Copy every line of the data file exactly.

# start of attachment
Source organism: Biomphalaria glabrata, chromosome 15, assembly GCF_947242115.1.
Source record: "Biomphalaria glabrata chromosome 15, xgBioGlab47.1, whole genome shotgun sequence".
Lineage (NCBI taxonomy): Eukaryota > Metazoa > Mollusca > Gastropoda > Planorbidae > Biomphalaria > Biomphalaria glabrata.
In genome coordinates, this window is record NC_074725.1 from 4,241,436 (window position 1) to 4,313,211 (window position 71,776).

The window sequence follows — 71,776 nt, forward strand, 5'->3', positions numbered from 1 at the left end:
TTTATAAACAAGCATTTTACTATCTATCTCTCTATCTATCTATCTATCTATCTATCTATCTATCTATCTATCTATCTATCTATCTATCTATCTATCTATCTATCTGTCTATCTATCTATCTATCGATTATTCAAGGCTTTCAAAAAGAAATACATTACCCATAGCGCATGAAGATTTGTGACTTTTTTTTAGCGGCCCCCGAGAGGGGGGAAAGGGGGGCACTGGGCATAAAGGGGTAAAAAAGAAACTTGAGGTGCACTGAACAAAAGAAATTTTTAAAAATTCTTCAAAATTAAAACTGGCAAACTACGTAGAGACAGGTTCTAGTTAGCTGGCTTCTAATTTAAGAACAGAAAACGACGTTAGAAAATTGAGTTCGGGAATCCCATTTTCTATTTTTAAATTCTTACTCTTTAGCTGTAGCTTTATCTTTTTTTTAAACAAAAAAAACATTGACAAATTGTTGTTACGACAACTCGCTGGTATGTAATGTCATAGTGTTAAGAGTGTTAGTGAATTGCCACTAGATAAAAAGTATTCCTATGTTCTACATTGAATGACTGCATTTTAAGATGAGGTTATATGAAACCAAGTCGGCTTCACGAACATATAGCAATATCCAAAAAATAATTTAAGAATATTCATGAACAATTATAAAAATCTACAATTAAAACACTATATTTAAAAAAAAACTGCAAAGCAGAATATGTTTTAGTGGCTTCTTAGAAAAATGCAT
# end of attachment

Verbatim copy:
Source organism: Biomphalaria glabrata, chromosome 15, assembly GCF_947242115.1.
Source record: "Biomphalaria glabrata chromosome 15, xgBioGlab47.1, whole genome shotgun sequence".
Lineage (NCBI taxonomy): Eukaryota > Metazoa > Mollusca > Gastropoda > Planorbidae > Biomphalaria > Biomphalaria glabrata.
In genome coordinates, this window is record NC_074725.1 from 4,241,436 (window position 1) to 4,313,211 (window position 71,776).

The window sequence follows — 71,776 nt, forward strand, 5'->3', positions numbered from 1 at the left end:
TTTATAAACAAGCATTTTACTATCTATCTCTCTATCTATCTATCTATCTATCTATCTATCTATCTATCTATCTATCTATCTATCTATCTATCTATCTATCTATCTGTCTATCTATCTATCTATCGATTATTCAAGGCTTTCAAAAAGAAATACATTACCCATAGCGCATGAAGATTTGTGACTTTTTTTTAGCGGCCCCCGAGAGGGGGGAAAGGGGGGCACTGGGCATAAAGGGGTAAAAAAGAAACTTGAGGTGCACTGAACAAAAGAAATTTTTAAAAATTCTTCAAAATTAAAACTGGCAAACTACGTAGAGACAGGTTCTAGTTAGCTGGCTTCTAATTTAAGAACAGAAAACGACGTTAGAAAATTGAGTTCGGGAATCCCATTTTCTATTTTTAAATTCTTACTCTTTAGCTGTAGCTTTATCTTTTTTTTAAACAAAAAAAACATTGACAAATTGTTGTTACGACAACTCGCTGGTATGTAATGTCATAGTGTTAAGAGTGTTAGTGAATTGCCACTAGATAAAAAGTATTCCTATGTTCTACATTGAATGACTGCATTTTAAGATGAGGTTATATGAAACCAAGTCGGCTTCACGAACATATAGCAATATCCAAAAAATAATTTAAGAATATTCATGAACAATTATAAAAATCTACAATTAAAACACTATATTTAAAAAAAAACTGCAAAGCAGAATATGTTTTAGTGGCTTCTTAGAAAAATGCAT